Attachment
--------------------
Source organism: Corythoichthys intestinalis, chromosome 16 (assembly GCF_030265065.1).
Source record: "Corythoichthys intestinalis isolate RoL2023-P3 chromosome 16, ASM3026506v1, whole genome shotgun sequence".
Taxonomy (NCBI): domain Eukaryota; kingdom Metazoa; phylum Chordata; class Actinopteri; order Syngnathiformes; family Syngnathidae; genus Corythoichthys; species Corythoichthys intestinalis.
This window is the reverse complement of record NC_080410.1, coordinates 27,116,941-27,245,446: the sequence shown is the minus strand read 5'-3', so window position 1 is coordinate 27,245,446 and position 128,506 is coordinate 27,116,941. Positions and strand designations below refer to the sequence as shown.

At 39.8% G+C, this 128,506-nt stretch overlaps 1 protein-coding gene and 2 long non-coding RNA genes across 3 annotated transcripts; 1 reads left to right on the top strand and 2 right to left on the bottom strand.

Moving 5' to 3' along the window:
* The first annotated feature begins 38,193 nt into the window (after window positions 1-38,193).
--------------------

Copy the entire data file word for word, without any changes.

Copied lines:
Source organism: Corythoichthys intestinalis, chromosome 16 (assembly GCF_030265065.1).
Source record: "Corythoichthys intestinalis isolate RoL2023-P3 chromosome 16, ASM3026506v1, whole genome shotgun sequence".
Taxonomy (NCBI): domain Eukaryota; kingdom Metazoa; phylum Chordata; class Actinopteri; order Syngnathiformes; family Syngnathidae; genus Corythoichthys; species Corythoichthys intestinalis.
This window is the reverse complement of record NC_080410.1, coordinates 27,116,941-27,245,446: the sequence shown is the minus strand read 5'-3', so window position 1 is coordinate 27,245,446 and position 128,506 is coordinate 27,116,941. Positions and strand designations below refer to the sequence as shown.

At 39.8% G+C, this 128,506-nt stretch overlaps 1 protein-coding gene and 2 long non-coding RNA genes across 3 annotated transcripts; 1 reads left to right on the top strand and 2 right to left on the bottom strand.

Moving 5' to 3' along the window:
* The first annotated feature begins 38,193 nt into the window (after window positions 1-38,193).